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Mamore, Peaton Road

Anti Aircraft Battery (20th Century)

Site Name Mamore, Peaton Road

Classification Anti Aircraft Battery (20th Century)

Alternative Name(s) An6; Clyde Aa Defences

Canmore ID 106356

Site Number NS28NW 6

NGR NS 2254 8709

Datum OSGB36 - NGR


Ordnance Survey licence number 100057073. All rights reserved.
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Administrative Areas

  • Council Argyll And Bute
  • Parish Rosneath
  • Former Region Strathclyde
  • Former District Dumbarton
  • Former County Dunbartonshire

Archaeology Notes

NS28NW 6 2254 8709

This battery was situated on the N side of the Peaton Road overlooking Faslane. The only part of the battery to survive is the start of the access road. The battery has been buried under the spoil from a new Royal Armaments Depot and its new access road.

Information from Mr J Guy, August 1996

(NS 2250 8698) Nothing remains of this World War II heavy anti-aircraft battery, apart from part of the concrete approach road, which was situated on the N side of Peaton Road about 700m SW of Mamore (NS28NW 13).

J Guy 2001; NMRS MS 810/11, Part 2, 101-2

Information supplied to RCAHMS (J Bamber 2008), and images from Live Earth would suggest that the remains of the accommodation camp survive in improved ground to the N of Peaton Road. and of a stone wall.

Examination of the vertical air photograph cover from 1945 and 1966 has identified the remains of the heavy anti-aircraft battery (106G/UK/990, frames 4310-4311, flown 9 November 1945 and OS/66/95, frame 043, flown 29 May 1966), situated on the N side of Peaton Road and N and NW of the source of the Mill Burn which runs E toward Mamore farmsteading.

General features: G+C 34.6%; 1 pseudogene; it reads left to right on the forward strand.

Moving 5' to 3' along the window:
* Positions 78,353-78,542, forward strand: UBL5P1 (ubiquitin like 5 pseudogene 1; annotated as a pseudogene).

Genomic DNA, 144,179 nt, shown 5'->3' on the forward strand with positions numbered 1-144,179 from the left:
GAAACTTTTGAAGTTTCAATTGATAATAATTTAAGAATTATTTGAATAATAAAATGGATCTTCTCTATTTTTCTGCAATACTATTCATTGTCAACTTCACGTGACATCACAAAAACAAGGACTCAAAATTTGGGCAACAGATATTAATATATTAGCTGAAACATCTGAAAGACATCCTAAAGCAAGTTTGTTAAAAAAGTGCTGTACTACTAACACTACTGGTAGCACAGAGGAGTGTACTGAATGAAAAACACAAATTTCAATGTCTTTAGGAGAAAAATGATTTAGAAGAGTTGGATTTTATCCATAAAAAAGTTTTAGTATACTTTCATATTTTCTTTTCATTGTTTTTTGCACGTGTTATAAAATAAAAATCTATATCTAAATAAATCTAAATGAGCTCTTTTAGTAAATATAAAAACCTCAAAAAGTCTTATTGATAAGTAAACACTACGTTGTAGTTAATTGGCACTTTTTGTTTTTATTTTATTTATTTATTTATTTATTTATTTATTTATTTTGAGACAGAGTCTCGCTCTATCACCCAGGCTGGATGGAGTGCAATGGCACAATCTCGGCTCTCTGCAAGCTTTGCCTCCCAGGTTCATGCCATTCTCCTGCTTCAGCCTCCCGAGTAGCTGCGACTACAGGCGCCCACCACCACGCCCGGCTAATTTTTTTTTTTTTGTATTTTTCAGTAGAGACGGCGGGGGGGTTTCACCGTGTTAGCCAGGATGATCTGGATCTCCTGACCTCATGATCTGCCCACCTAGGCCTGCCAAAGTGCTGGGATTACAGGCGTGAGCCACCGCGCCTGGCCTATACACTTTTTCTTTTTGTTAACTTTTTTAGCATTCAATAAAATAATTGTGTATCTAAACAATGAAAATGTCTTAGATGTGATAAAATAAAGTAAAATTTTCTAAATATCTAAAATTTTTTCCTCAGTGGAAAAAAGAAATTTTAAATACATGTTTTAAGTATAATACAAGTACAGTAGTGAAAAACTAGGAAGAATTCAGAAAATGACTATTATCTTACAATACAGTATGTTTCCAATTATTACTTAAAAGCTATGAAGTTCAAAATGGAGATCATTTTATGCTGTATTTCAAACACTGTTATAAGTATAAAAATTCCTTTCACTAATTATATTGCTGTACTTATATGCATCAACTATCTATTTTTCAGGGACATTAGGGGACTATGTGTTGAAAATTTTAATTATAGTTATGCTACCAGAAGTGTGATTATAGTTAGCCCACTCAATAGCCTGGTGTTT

The vertical air photographs of 1945 clearly show the the four gun-emplacements, devoid of guns, concrete radar ramp and Gl-mat (c.NS 2252 8714) with the main part of the accommodation camp (centred c.NS 2250 9698) set within a semi-rectangular enclosure to the N of what is now shown on the current OS maps as a sheepfold. Further huts are visible on the photographs on the W side of the Peaton Road at c.NS 2250 8698. At c.NS 2273 8692, slightly upslope of the road is a small concrete tower, the foundations of which are visible on the 1966 vertical image.

The anti aircraft battery is noted in the National Archive records as AN6 and as armed with four 3-inch calibre guns in June 1942. It is also noted in the official record as not having a radar unit, though the evidence on the ground

would suggest that it was the War Office intention to do so.

The disturbed ground around the buried gun emplacements is visible on Live Earth (Live Earth 2008).

Information from RCAHMS (DE), July 2008; Information to RCAHMS via e-mail from J Bamber 23 July 2008


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